Feeder Cattle futures bounced an average of $2.01 higher Wednesday, helped along by lower Corn futures and bullish outside markets. Live Cattle futures closed an average of 53¢ higher.
Corn futures closed mostly 3¢ to 5¢ lower.
Soybean futures closed mostly 3¢ to 5¢ higher, supported by stronger Crude Oil prices.
Negotiated cash fed cattle trade was slow on light demand in the Southern Plains through Wednesday afternoon, according to the Agricultural Marketing Service. Although too few to trend, there were some early live sales in the Texas Panhandle steady at $155/cwt. Prices in Kansas last week were $154-$155.
Elsewhere, trade ranged from inactive on light demand to a standstill. Live prices last week were $157-$158 in Nebraska and $155-$157 in the western Corn Belt. Dressed prices were $245.
Choice Boxed beef cutout value was 14¢ higher Wednesday afternoon at $254.88/cwt. Select was 81¢ lower at $225.01/cwt.
Major U.S. financial indices surged higher Wednesday, apparently mainly fueled by dovish comments from Federal Reserve Chair, Jerome Powell, suggesting the central bank may become less aggressive with interest rate hikes.
“Monetary policy affects the economy and inflation with uncertain lags, and the full effects of our rapid tightening so far are yet to be felt. Thus, it makes sense to moderate the pace of our rate increases as we approach the level of restraint that will be sufficient to bring inflation down,” Chairman Powell explained in a speech at the Brookings Institution in Washington, D.C. “The time for moderating the pace of rate increases may come as soon as the December meeting.”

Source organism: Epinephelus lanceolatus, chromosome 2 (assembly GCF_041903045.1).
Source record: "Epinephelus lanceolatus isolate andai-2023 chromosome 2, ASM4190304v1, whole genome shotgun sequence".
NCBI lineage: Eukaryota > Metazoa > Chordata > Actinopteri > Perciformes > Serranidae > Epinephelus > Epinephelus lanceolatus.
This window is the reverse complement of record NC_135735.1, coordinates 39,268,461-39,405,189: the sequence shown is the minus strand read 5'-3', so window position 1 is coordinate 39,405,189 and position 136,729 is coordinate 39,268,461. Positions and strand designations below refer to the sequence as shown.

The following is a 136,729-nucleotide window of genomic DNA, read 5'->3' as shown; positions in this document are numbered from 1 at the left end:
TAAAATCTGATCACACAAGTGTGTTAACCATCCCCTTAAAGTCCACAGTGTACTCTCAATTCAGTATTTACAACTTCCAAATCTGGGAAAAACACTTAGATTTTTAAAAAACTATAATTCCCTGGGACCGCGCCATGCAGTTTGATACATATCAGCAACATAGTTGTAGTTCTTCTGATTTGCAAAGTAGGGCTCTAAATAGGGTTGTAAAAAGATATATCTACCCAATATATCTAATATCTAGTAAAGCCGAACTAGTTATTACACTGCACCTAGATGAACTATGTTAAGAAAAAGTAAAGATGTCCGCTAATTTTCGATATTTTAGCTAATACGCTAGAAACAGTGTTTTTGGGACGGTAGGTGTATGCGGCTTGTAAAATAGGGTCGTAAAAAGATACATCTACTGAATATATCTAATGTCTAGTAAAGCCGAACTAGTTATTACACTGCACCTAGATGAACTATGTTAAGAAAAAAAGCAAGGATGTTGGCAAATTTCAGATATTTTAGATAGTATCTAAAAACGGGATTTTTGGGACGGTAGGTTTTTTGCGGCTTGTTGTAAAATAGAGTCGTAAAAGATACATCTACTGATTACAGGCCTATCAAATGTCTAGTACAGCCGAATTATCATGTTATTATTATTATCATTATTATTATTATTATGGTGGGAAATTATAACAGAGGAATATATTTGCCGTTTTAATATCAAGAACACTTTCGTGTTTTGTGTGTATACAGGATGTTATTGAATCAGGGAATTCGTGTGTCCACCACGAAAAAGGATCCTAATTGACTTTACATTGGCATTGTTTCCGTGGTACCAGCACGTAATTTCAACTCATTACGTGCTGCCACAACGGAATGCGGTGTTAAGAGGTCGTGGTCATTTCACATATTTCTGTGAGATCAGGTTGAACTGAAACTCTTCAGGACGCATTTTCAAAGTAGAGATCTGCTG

The Dow Jones Industrial Average closed 737 points higher. The S&P 500 closed 122 points higher. The NASDAQ was up 484 points.
West Texas Intermediate Crude Oil futures (CME) closed $2.35 to $2.50 higher through the front six contracts.
Although achievable, it’s likely going to be tougher than earlier imagined for cash feeder cattle prices to intersect with current late spring and early summer Feeder Cattle futures prices, says Andrew P. Griffith, agricultural economist at the University of Tennessee, in his weekly market comments.
“The dichotomy of feeder cattle prices lies in the optimism displayed in Feeder Cattle futures prices and the less optimistic CME Feeder Cattle Index,” Griffith explains. “The Feeder Cattle Index price has been stuck in the mid to low $170s for two months while Feeder Cattle futures have the May contract near $190 and the August contract near $200.”
Moreover, Griffith says the general economy and consumers’ ability to purchase beef will play a much larger role in beef and cattle prices than in recent history.
“As interest rates and inflation continue to rage, the quantity of disposable income available for beef purchases is likely to diminish given that income growth has not kept pace with inflation rates,” Griffith explains “The past 15 years have been filled with homeowners refinancing mortgages to reduce their monthly payments and thus result in more disposable income for other goods. However, the current interest rate environment will not provide many opportunities to refinance to reduce the monthly payment. This again begs the question if cattle prices can actually achieve the levels predicted by the futures market. Prices will certainly increase, but they may not reach current expectations.”